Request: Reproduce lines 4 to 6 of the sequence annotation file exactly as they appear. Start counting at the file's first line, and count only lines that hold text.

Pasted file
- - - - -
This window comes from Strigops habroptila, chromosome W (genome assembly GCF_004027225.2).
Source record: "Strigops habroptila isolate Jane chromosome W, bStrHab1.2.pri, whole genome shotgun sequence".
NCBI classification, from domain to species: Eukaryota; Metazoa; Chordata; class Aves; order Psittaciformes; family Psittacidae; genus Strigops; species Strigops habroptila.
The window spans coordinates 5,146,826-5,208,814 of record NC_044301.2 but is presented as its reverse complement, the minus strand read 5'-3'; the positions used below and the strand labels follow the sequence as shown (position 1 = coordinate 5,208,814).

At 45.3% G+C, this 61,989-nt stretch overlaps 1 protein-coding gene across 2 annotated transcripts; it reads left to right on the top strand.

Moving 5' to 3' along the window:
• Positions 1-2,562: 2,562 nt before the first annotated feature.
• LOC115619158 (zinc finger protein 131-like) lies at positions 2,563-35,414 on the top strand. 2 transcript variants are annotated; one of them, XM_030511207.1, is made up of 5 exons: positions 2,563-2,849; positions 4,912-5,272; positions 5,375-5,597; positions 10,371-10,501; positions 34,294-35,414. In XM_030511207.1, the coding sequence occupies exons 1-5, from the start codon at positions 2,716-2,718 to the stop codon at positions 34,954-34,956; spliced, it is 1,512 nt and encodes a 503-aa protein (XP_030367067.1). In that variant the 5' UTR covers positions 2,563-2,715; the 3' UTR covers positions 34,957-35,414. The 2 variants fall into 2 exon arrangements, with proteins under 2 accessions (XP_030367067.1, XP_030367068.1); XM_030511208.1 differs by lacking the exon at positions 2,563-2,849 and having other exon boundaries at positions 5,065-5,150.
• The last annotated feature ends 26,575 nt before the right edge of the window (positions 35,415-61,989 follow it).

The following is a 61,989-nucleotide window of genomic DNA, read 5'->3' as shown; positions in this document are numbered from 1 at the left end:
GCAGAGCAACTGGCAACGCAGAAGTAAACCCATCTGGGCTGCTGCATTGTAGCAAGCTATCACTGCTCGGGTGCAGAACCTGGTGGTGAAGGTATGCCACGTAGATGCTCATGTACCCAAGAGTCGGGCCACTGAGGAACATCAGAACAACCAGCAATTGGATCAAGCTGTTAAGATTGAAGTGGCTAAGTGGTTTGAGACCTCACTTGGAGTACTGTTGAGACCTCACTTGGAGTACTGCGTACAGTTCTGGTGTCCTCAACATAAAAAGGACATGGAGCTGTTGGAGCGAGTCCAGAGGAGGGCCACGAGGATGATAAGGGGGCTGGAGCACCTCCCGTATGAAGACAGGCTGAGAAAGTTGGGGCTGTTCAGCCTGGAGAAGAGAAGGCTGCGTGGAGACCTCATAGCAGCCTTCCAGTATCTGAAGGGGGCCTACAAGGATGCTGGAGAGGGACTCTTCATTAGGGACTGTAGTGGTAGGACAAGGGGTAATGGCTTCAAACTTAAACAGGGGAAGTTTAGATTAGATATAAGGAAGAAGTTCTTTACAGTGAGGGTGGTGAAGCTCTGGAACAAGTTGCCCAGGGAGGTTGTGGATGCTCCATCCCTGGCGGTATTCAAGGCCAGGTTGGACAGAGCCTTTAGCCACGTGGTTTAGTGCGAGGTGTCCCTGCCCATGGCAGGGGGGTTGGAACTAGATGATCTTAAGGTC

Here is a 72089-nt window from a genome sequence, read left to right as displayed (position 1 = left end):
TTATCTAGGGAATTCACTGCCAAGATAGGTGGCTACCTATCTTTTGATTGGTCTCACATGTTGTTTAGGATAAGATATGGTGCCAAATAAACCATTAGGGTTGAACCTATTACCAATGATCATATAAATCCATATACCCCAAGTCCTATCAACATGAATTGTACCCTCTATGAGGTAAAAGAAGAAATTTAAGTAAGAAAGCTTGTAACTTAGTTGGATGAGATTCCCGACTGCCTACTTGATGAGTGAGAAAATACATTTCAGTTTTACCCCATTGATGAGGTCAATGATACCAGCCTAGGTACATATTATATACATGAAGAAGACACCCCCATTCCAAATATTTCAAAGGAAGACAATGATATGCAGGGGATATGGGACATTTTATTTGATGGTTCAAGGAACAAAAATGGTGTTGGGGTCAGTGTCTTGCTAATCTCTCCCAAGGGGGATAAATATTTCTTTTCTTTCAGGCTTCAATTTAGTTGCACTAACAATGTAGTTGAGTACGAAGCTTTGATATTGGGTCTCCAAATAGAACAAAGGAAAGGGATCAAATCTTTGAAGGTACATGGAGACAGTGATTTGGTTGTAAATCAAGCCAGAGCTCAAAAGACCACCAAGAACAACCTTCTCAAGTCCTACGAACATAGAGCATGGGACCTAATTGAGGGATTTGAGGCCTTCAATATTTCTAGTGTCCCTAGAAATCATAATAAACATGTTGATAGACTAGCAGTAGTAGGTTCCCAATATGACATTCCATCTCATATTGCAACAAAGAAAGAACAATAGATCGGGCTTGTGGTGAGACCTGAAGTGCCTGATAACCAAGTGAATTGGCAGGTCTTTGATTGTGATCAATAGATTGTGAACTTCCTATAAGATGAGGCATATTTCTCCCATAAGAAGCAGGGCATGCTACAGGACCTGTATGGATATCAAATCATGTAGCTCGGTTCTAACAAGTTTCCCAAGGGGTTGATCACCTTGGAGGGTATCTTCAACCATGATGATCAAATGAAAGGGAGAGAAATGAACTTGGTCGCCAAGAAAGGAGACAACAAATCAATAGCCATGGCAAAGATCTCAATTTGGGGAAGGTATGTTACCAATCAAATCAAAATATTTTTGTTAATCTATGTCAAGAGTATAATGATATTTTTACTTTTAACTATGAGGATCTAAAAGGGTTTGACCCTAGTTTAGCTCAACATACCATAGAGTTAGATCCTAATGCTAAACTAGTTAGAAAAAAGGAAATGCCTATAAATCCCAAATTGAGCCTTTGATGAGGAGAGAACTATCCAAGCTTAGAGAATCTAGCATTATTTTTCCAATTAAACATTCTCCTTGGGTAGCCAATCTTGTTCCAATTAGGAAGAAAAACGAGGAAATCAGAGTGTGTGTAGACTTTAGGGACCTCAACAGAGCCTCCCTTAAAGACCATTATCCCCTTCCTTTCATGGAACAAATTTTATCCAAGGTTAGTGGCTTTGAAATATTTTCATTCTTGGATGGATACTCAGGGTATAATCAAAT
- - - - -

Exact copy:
The window spans coordinates 5,146,826-5,208,814 of record NC_044301.2 but is presented as its reverse complement, the minus strand read 5'-3'; the positions used below and the strand labels follow the sequence as shown (position 1 = coordinate 5,208,814).

At 45.3% G+C, this 61,989-nt stretch overlaps 1 protein-coding gene across 2 annotated transcripts; it reads left to right on the top strand.

Moving 5' to 3' along the window: